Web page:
With the Gophers’ hockey team off to its best start in 10 years, some fans are making comparisons to the teams that won it all in 2001-02 and 2002-03.
One player who had a sizeable impact on those teams is Vancouver Canucks defenseman Keith Ballard, who was playing in town Thursday.
Ballard scored the first goal of the 2002 NCAA Championship game against Maine at the Xcel Energy Center in St. Paul. The Gophers went on to win 4-3 after tying the game in the final minute of regulation on a Matt Koalska goal before Grant Potulny won it in overtime.
The Canucks were in town Thursday to play the Minnesota Wild and lost 5-1. Ballard had a minimal impact on the game, but got involved in a skirmish in the chippy contest.
“My favorite NCAA memory was winning the first national championship here,” Ballard said during his team’s morning skate Thursday.
“It was just an exciting game, scoring the goal late, and then we went into overtime. That’s something that’s probably my best hockey memory.”
The next year, the Gophers repeated as national champions by defeating New Hampshire 5-1 in Buffalo, New York.
Ballard played for the Gophers from 2001-04 before signing a pro contract with the Phoenix Coyotes and playing a year for their minor league affiliate, the Utah Grizzles of the American Hockey League.
During his three seasons for the Gophers, he amassed 33 goals and 67 assists for 100 points.
The two-way defenseman from Baudette, Minn., dabbled in many different sports when he was young, including hockey, golf, football and baseball.
He started skating around age four and exceled at sports from the beginning, according to his mother, Joanne.
“He was athletic from the start. Everything he’d try he was good at — bowling, little league [baseball] — everything he did athletically he was very good at,” Joanne Ballard said. “He was a very impatient little kid and luckily for me, I got him into hockey early and [he put] a lot of that energy into that.”
Ballard’s parents own Ballard’s Resort, a fishing resort located on Lake of the Woods in Baudette, so Keith also spent a great amount of his childhood hunting, fishing and spending time on the lake.
Even though Ballard played many sports, hockey ultimately won out.
“My uncle was a coach, and he kind of got me involved and brought me to some practices, and I loved it right away,” Ballard said. “As I got older, I started to realize that maybe I had some opportunities to continue playing after high school and move on. I just loved it. It was by far my favorite sport.”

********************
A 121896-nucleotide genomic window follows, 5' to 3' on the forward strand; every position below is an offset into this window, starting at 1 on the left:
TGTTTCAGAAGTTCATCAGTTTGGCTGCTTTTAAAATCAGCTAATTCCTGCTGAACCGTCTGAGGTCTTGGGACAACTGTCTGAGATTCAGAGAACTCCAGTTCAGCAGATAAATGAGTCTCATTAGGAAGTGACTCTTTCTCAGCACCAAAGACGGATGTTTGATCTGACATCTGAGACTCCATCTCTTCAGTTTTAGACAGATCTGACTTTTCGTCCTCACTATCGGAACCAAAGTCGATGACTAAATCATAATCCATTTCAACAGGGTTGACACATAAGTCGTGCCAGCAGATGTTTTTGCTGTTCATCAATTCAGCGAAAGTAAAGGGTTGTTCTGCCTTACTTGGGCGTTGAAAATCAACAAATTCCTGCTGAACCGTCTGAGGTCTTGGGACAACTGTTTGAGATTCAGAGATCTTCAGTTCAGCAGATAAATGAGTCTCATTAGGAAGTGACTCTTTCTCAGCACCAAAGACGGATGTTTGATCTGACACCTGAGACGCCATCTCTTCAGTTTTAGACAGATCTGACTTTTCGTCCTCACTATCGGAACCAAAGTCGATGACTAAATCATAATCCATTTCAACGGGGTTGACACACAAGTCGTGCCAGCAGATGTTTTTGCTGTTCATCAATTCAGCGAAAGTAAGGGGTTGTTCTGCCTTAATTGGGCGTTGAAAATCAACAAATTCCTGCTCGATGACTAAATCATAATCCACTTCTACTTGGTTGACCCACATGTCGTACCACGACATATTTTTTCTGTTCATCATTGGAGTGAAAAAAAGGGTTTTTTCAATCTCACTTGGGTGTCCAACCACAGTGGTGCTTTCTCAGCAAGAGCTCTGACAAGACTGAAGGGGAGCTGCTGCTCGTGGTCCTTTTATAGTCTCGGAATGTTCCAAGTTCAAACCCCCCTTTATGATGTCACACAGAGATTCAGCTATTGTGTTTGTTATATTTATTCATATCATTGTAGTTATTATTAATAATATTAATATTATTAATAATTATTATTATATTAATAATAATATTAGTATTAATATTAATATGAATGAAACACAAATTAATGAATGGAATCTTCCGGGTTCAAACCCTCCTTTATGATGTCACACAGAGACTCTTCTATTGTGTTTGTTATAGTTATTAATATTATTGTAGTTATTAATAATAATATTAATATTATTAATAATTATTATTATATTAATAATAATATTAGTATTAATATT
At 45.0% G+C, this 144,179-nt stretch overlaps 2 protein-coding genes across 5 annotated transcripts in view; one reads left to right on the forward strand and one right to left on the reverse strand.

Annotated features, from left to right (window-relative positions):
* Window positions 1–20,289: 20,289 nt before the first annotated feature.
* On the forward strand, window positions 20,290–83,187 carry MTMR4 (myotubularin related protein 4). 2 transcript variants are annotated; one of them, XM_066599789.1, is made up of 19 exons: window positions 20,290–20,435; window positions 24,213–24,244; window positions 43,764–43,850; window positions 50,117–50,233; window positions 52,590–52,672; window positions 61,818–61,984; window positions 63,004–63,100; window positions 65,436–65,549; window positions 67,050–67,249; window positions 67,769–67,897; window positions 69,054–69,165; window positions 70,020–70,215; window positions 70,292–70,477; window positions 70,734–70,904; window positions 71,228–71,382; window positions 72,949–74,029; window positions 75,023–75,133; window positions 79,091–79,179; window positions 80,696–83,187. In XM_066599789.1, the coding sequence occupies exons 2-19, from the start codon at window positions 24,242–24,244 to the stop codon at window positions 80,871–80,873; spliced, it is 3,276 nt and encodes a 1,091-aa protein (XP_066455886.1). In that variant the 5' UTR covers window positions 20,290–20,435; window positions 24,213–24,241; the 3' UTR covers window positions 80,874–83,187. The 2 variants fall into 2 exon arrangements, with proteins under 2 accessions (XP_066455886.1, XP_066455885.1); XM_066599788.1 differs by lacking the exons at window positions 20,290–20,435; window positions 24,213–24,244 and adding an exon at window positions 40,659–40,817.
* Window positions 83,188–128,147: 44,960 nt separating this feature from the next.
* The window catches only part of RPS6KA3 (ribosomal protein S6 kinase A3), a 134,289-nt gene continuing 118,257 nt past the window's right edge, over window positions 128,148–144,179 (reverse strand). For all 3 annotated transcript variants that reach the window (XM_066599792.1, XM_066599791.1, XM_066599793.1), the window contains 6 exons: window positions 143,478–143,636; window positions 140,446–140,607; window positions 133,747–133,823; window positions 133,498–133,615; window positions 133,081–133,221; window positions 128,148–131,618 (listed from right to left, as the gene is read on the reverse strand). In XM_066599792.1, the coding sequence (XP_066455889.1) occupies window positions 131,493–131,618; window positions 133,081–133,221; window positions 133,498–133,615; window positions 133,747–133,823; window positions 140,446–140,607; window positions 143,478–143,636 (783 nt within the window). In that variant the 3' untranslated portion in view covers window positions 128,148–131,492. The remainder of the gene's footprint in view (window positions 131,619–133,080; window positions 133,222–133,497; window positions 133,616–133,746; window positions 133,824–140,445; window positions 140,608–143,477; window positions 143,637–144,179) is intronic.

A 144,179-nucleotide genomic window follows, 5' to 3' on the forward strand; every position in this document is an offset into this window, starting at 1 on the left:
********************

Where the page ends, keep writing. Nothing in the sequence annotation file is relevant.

Ballard played hockey pretty much year-round on traveling teams in the Twin Cities and even traveled to Canada and Russia to play.
After his sophomore year of high school, Ballard left Baudette to play in the United States Hockey League. He played one season with the U.S. National Developmental Team and one year with the Omaha Lancers. Ballard’s parents left the entire decision to leave home up to him.
“It was [a tough decision], that’s about the time that I kind of decided that there was some sort of future, whether it was playing juniors like in the USHL or going to college,” Ballard said. “That was kind of a decision that I made not only for that time but for my future as well.”
For his mother, the decision meant going from having two children at home to none in one year, as Keith’s older sister Jessie also left to go to college that year.
“I heard a lot of good things and really I thought he was too young to leave home, but it was a great commitment and he made that decision on his own and … matured so fast,” Joanne Ballard said.
“They were taught a lot of amazing things that didn’t have anything to do with hockey; about representing your country, representing yourself, always putting your best foot forward, being responsible and being accountable,” she added.
Keith Ballard lived with host families during his two-year stint in the USHL. In those two years, he scored 34 goals and assisted on 50 more for a total of 84 points.
After the USHL came the college recruiting process.
Baudette is 181 miles from Grand Forks, N.D., and 319 miles from Minneapolis.
“Growing up, I followed Minnesota and I followed North Dakota and those were the two schools that I was most interested in,” Ballard said. “It just came down to my taking visits and being on campus, being around the guys and the coaching staff.”
Gophers head coach Don Lucia said he knew that getting Ballard on his roster was not going be easy.